Tiptiptapping, tiptiptapping, tiptiptapping, always motion, always sound; life mixes and descends to coat us in newness, experience

Monday, January 01, 2007

Happy New Year!

Let the cleansing of bad, unhealthy habits begin again! I must admit, I must start anew myself.

For over two months, I kicked my unwholesome addiction to sugar with excellent results (five pound weight loss, better mental clarity, less emotional ups and downs). It was one of those healthy worth-it experiences. All the evil sugary foods were replaced by those with nutritional content which had been placed to the side. Fruits, vegetables, milk, nuts never tasted so good. I felt healthier than I've ever felt before.

Immediately post-Halloween, I succumbed to several Butterfingers ... and then, slowly with moderation, but surely, I began to intake more sugar again. The crescendo began around my son's 12th birthday party (did you see the picture of that cookie cake? Mmmmmm...). Then around Christmas time, I began eating whatever I wanted, thinking of the purging to come on January 1st.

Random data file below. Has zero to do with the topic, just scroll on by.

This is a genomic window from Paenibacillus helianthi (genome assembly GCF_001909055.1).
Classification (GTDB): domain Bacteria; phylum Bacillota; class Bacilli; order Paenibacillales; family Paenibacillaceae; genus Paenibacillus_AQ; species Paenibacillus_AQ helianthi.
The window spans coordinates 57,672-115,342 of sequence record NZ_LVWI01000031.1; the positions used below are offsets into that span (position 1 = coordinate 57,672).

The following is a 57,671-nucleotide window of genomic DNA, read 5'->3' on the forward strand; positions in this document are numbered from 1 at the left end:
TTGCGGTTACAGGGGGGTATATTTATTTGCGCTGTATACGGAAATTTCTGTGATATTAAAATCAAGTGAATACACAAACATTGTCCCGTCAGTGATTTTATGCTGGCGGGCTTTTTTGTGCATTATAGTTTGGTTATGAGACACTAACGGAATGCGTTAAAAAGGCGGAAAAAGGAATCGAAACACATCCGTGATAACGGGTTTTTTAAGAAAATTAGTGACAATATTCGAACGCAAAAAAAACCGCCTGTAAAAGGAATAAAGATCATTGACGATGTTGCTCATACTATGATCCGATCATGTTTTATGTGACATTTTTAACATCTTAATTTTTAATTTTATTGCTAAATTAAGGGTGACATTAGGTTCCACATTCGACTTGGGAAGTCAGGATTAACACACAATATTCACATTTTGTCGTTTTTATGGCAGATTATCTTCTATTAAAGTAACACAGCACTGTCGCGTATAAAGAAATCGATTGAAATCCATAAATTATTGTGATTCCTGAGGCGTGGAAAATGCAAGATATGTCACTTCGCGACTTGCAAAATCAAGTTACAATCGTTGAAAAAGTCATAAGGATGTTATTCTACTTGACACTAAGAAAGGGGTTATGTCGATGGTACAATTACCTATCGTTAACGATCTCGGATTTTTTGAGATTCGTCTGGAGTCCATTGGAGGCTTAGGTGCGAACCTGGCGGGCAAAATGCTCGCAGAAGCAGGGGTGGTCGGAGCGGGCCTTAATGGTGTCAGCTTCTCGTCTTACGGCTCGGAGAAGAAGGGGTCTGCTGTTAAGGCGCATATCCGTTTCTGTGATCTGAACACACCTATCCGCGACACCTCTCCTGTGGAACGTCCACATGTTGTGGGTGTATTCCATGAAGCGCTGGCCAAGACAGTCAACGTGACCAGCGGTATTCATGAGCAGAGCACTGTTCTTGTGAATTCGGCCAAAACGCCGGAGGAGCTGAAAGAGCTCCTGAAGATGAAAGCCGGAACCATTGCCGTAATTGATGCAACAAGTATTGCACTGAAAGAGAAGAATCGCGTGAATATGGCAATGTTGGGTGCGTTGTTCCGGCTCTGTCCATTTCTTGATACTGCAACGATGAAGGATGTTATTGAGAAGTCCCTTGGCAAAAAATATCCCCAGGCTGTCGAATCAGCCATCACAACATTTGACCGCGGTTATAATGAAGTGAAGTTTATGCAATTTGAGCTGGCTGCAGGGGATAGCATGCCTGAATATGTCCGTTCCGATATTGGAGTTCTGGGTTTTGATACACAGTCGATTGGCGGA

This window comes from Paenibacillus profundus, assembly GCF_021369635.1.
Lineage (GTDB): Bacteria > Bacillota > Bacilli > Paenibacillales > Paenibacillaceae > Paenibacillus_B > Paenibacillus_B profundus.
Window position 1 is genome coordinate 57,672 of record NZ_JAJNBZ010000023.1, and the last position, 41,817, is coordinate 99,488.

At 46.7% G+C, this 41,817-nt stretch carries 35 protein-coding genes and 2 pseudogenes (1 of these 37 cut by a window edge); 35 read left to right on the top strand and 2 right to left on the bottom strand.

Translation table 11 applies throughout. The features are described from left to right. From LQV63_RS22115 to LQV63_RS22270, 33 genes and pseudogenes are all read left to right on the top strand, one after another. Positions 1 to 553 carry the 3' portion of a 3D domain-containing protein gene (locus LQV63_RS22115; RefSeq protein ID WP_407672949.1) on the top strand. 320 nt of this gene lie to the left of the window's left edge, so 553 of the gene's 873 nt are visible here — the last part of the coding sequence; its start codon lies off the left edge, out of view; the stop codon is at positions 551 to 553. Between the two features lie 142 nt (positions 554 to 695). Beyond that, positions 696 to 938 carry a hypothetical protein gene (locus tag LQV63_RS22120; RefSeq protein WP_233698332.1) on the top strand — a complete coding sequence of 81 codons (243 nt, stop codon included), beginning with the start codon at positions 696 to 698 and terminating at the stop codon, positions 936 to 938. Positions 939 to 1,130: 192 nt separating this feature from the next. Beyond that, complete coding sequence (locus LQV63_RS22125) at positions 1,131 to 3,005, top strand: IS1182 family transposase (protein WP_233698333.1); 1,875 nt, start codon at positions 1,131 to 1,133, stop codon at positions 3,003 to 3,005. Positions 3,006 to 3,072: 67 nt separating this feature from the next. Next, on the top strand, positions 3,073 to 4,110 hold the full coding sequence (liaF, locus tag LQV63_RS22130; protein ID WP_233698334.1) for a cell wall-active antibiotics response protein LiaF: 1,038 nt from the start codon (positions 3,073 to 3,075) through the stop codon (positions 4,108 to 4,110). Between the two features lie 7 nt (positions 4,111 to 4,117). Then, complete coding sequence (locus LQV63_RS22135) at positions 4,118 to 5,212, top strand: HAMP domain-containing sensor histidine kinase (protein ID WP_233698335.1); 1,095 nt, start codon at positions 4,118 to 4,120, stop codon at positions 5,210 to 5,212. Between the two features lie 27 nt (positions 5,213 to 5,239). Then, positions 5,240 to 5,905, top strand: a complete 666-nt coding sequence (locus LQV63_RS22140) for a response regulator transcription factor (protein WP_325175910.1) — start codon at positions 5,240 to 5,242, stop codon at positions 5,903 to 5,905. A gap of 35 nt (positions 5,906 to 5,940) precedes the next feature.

Now, it's January 1st, and I'm excited to resume back to life without sugar. For me, it's a much better life physically, mentally, emotionally, spiritually. I would be stupid to not go back to it.

The cleansing feels good, too. Christmas, to me, bah humbug, can get so overridden with junk of much kind. I like the minimal season that's approaching, and one that readies us for the flourish of Spring. We'll have Valentine's Day when the stores try to overwhelm us with red and pink, the chocolate, the due-to-us emotional sugary rewards. But, for the most part, the months will be quiet and preparatory for a warmer time, another spiritual season which we can approach stripped down and dependent once more upon the better Sustenance. Plus, those coming bathing suit days .... ah!

If you are wanting to take out sugar from your diet, I would suggest joining the kicksugar yahoo group at
kicksugar@yahoo.com There's excellent advice and support from these people who put this together. If you want support from me, just let me know, and we can be accountable to one another.

Take care, and let the new healthier year begin!